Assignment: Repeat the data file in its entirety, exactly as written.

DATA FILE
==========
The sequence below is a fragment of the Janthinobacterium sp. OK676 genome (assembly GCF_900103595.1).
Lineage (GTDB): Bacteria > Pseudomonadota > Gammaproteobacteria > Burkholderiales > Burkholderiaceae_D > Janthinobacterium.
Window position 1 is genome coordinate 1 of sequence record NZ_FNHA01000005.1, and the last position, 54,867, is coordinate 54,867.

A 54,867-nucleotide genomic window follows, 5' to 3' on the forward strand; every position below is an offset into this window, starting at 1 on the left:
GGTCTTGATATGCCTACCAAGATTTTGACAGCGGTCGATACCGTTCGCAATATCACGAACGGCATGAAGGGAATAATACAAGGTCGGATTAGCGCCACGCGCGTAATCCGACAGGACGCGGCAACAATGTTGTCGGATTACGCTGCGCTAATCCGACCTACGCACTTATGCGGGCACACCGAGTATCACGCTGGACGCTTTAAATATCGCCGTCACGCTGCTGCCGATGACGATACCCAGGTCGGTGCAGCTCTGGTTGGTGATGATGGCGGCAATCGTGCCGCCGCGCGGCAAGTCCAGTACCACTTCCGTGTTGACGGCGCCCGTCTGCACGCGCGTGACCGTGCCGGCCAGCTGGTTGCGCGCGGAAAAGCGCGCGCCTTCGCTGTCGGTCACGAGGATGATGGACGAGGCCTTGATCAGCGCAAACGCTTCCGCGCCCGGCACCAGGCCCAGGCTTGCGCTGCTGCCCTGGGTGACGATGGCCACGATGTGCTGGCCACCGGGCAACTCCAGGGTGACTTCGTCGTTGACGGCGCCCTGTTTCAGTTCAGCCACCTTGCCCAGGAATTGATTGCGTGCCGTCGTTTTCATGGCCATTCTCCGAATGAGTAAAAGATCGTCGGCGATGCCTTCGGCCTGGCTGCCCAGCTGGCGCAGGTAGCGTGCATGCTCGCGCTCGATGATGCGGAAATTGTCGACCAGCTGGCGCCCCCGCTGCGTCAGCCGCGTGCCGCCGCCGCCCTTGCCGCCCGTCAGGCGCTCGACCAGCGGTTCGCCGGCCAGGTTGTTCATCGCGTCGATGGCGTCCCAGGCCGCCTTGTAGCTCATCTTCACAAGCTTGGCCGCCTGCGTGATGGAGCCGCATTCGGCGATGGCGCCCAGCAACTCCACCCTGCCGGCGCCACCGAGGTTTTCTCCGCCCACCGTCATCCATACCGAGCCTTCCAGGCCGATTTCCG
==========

The sequence below is a fragment of the Janthinobacterium sp. OK676 genome (assembly GCF_900103595.1).
Lineage (GTDB): Bacteria > Pseudomonadota > Gammaproteobacteria > Burkholderiales > Burkholderiaceae_D > Janthinobacterium.
Window position 1 is genome coordinate 1 of sequence record NZ_FNHA01000005.1, and the last position, 54,867, is coordinate 54,867.

A 54,867-nucleotide genomic window follows, 5' to 3' on the forward strand; every position below is an offset into this window, starting at 1 on the left:
GGTCTTGATATGCCTACCAAGATTTTGACAGCGGTCGATACCGTTCGCAATATCACGAACGGCATGAAGGGAATAATACAAGGTCGGATTAGCGCCACGCGCGTAATCCGACAGGACGCGGCAACAATGTTGTCGGATTACGCTGCGCTAATCCGACCTACGCACTTATGCGGGCACACCGAGTATCACGCTGGACGCTTTAAATATCGCCGTCACGCTGCTGCCGATGACGATACCCAGGTCGGTGCAGCTCTGGTTGGTGATGATGGCGGCAATCGTGCCGCCGCGCGGCAAGTCCAGTACCACTTCCGTGTTGACGGCGCCCGTCTGCACGCGCGTGACCGTGCCGGCCAGCTGGTTGCGCGCGGAAAAGCGCGCGCCTTCGCTGTCGGTCACGAGGATGATGGACGAGGCCTTGATCAGCGCAAACGCTTCCGCGCCCGGCACCAGGCCCAGGCTTGCGCTGCTGCCCTGGGTGACGATGGCCACGATGTGCTGGCCACCGGGCAACTCCAGGGTGACTTCGTCGTTGACGGCGCCCTGTTTCAGTTCAGCCACCTTGCCCAGGAATTGATTGCGTGCCGTCGTTTTCATGGCCATTCTCCGAATGAGTAAAAGATCGTCGGCGATGCCTTCGGCCTGGCTGCCCAGCTGGCGCAGGTAGCGTGCATGCTCGCGCTCGATGATGCGGAAATTGTCGACCAGCTGGCGCCCCCGCTGCGTCAGCCGCGTGCCGCCGCCGCCCTTGCCGCCCGTCAGGCGCTCGACCAGCGGTTCGCCGGCCAGGTTGTTCATCGCGTCGATGGCGTCCCAGGCCGCCTTGTAGCTCATCTTCACAAGCTTGGCCGCCTGCGTGATGGAGCCGCATTCGGCGATGGCGCCCAGCAACTCCACCCTGCCGGCGCCACCGAGGTTTTCTCCGCCCACCGTCATCCATACCGAGCCTTCCAGGCCGATTTCCG